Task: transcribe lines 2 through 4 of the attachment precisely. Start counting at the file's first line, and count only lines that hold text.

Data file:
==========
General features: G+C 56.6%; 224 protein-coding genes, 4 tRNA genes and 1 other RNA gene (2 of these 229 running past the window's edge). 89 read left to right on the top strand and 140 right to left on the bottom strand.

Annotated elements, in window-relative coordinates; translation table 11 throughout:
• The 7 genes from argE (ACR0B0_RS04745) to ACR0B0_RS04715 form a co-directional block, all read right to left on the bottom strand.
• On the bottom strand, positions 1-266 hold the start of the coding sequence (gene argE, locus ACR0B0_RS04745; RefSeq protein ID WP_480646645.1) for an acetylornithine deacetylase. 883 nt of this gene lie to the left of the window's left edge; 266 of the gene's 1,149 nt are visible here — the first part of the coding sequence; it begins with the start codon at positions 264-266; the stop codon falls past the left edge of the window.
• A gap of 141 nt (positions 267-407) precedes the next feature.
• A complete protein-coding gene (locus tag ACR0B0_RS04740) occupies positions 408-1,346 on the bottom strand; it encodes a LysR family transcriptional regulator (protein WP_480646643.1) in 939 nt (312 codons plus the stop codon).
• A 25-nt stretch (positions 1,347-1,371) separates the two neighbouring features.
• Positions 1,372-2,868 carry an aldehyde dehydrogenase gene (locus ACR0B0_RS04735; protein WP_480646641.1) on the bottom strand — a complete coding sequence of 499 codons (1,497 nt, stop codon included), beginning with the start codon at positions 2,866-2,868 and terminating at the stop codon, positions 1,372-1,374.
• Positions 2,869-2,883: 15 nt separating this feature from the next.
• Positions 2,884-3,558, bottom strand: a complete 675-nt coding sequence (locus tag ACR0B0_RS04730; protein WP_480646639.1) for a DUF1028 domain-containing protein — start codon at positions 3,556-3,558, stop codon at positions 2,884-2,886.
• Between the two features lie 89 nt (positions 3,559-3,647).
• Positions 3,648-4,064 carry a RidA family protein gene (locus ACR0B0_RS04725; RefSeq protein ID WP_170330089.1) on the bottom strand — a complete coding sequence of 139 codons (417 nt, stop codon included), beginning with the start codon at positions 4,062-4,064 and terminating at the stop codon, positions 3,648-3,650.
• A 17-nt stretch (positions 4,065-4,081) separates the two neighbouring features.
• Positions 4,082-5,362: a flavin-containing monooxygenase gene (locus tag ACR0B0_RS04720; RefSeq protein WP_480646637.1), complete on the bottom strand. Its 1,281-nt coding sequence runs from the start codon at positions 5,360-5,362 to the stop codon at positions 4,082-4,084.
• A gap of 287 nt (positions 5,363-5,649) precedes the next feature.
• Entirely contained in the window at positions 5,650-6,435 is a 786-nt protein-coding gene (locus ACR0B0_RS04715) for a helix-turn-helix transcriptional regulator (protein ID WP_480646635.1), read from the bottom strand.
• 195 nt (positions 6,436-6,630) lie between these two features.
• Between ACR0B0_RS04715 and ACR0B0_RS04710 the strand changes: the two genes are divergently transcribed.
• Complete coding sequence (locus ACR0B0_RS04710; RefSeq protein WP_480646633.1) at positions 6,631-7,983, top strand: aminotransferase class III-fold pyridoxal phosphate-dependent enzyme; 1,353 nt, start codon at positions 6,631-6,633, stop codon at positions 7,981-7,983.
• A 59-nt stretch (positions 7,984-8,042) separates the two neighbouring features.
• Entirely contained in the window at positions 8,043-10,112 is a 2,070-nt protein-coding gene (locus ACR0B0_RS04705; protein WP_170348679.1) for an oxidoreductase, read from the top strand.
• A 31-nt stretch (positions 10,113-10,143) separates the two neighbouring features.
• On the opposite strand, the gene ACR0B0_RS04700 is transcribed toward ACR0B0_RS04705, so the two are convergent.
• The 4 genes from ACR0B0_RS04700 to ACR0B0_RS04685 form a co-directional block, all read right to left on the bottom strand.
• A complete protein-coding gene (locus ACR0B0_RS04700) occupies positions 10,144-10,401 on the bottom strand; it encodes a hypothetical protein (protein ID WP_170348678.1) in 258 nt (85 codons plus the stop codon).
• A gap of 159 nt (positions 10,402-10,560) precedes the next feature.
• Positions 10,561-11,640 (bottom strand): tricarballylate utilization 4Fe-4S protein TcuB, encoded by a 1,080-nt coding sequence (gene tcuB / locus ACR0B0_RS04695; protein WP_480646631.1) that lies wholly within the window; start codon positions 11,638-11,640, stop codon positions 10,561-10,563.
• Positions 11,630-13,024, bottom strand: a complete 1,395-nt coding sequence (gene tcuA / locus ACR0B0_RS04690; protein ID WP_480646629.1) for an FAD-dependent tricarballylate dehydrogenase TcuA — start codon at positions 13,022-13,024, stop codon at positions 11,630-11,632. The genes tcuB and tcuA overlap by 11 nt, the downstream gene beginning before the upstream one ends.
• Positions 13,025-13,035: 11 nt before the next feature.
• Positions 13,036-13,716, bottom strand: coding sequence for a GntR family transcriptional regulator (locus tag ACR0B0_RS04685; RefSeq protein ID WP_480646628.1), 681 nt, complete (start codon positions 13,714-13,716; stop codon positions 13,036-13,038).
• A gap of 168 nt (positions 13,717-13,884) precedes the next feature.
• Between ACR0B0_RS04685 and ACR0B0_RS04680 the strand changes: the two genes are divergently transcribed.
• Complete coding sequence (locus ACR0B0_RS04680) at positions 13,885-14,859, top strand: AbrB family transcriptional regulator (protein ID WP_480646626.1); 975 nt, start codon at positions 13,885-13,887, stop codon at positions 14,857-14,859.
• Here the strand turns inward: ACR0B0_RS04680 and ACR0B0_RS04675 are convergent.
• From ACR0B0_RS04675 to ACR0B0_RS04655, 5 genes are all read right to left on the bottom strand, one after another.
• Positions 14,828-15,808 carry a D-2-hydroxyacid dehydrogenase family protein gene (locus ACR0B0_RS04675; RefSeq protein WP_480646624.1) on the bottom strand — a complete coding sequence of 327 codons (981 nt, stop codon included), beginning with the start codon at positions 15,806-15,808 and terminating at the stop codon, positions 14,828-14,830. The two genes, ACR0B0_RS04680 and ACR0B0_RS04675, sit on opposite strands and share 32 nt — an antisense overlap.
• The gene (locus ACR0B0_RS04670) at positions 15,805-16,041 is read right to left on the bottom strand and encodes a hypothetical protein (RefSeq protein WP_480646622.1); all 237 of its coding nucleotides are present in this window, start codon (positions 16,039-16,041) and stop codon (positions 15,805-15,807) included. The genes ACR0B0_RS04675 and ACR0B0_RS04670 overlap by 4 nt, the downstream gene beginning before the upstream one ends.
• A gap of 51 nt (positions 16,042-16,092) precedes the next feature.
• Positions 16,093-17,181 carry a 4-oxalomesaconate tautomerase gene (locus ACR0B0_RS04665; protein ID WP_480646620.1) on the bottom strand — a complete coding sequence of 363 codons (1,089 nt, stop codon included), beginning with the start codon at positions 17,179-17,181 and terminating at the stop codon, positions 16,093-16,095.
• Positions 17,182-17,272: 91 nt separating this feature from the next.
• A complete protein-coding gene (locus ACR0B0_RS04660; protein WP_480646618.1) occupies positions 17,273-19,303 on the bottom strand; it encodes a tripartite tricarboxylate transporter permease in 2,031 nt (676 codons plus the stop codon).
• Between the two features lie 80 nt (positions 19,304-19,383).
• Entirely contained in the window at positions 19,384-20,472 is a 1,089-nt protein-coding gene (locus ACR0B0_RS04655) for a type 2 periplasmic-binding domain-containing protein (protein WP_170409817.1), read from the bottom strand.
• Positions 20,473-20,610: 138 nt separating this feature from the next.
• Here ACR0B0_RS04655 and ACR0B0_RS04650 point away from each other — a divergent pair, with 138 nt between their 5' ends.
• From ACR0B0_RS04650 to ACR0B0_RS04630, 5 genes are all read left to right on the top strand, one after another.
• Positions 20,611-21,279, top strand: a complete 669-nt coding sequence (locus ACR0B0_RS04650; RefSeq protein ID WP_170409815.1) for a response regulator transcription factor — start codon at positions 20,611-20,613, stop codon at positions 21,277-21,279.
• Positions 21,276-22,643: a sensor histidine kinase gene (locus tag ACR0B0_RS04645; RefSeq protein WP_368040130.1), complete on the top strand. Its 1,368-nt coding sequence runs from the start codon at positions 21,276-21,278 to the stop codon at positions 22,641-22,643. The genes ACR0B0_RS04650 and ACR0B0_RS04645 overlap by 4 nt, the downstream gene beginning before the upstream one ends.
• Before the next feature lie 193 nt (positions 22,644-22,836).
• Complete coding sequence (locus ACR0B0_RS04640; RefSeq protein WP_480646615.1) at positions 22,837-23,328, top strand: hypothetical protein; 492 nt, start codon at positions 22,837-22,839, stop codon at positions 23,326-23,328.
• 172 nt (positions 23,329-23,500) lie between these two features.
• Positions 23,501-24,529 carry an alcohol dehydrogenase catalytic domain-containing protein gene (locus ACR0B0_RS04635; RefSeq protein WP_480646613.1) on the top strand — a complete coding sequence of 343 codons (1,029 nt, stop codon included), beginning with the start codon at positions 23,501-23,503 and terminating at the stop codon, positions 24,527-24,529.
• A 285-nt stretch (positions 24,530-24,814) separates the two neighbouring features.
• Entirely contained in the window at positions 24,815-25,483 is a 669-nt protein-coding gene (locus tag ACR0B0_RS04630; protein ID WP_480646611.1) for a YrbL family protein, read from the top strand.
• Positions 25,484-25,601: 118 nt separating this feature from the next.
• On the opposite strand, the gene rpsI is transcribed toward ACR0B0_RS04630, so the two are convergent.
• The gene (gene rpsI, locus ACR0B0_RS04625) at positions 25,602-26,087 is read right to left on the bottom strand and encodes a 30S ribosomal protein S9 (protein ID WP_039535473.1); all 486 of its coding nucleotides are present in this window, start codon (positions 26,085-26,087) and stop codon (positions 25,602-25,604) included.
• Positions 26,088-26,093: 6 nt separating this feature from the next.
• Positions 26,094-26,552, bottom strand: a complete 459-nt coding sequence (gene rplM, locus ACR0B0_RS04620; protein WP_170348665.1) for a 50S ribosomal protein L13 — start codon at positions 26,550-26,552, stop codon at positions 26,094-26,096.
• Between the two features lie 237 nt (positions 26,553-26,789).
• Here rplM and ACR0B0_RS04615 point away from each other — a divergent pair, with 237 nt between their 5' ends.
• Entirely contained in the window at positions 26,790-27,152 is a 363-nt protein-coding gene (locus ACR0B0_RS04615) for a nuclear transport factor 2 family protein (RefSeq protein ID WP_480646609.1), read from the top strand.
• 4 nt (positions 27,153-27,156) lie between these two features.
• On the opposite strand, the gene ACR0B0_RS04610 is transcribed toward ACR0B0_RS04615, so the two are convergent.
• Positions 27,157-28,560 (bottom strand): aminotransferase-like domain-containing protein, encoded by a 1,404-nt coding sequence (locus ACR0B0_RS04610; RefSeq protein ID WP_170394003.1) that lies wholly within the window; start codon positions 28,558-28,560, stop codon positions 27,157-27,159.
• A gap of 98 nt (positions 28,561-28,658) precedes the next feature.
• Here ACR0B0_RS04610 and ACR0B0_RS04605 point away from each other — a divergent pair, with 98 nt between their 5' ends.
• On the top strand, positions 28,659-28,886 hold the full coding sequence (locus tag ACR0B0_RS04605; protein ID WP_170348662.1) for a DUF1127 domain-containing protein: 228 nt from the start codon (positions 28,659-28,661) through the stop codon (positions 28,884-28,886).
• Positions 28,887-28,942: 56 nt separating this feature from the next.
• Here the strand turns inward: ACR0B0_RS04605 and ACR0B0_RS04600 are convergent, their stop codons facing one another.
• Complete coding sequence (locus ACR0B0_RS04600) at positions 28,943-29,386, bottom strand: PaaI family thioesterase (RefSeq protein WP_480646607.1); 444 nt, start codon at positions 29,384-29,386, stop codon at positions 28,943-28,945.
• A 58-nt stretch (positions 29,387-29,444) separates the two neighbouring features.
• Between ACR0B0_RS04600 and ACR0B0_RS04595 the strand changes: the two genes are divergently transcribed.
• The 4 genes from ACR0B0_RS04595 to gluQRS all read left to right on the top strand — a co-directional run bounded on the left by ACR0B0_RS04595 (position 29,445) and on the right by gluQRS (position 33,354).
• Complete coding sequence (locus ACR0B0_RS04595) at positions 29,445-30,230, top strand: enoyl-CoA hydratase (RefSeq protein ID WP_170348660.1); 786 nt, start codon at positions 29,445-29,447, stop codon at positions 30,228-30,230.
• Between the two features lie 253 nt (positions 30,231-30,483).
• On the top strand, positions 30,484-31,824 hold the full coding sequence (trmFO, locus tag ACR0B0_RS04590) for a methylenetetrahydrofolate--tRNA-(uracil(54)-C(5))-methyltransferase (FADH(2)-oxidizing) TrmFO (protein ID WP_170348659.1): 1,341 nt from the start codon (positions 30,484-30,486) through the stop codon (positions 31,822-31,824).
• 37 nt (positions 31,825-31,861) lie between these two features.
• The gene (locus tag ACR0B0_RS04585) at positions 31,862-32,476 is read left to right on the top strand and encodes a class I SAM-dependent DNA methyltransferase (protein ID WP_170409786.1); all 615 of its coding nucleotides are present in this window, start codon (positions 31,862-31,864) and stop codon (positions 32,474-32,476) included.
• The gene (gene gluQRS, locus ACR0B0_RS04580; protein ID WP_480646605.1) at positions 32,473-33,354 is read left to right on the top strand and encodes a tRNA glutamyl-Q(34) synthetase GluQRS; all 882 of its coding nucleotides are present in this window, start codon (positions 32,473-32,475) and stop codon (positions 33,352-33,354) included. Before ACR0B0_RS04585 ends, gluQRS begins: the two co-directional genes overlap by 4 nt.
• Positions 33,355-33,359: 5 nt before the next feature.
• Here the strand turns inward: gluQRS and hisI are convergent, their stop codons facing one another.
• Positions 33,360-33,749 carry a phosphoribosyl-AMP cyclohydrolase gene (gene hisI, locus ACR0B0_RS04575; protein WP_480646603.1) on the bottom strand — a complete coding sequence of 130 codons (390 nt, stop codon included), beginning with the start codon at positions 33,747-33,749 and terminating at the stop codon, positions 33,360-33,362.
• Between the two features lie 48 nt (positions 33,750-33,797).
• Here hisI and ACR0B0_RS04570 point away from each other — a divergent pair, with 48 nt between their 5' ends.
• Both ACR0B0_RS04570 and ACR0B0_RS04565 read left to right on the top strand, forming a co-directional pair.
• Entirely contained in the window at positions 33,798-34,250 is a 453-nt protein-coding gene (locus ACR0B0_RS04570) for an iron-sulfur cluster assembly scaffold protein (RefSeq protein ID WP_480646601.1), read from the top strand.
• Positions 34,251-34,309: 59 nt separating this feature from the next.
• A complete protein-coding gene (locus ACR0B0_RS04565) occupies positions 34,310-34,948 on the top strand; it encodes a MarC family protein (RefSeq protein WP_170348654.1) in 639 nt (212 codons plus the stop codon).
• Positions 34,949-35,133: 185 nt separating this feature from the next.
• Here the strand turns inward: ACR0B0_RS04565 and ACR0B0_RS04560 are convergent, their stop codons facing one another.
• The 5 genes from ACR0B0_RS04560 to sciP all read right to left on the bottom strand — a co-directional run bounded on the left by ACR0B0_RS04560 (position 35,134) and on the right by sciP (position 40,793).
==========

Annotated elements, in window-relative coordinates; translation table 11 throughout:
• The 7 genes from argE (ACR0B0_RS04745) to ACR0B0_RS04715 form a co-directional block, all read right to left on the bottom strand.
• On the bottom strand, positions 1-266 hold the start of the coding sequence (gene argE, locus ACR0B0_RS04745; RefSeq protein ID WP_480646645.1) for an acetylornithine deacetylase. 883 nt of this gene lie to the left of the window's left edge; 266 of the gene's 1,149 nt are visible here — the first part of the coding sequence; it begins with the start codon at positions 264-266; the stop codon falls past the left edge of the window.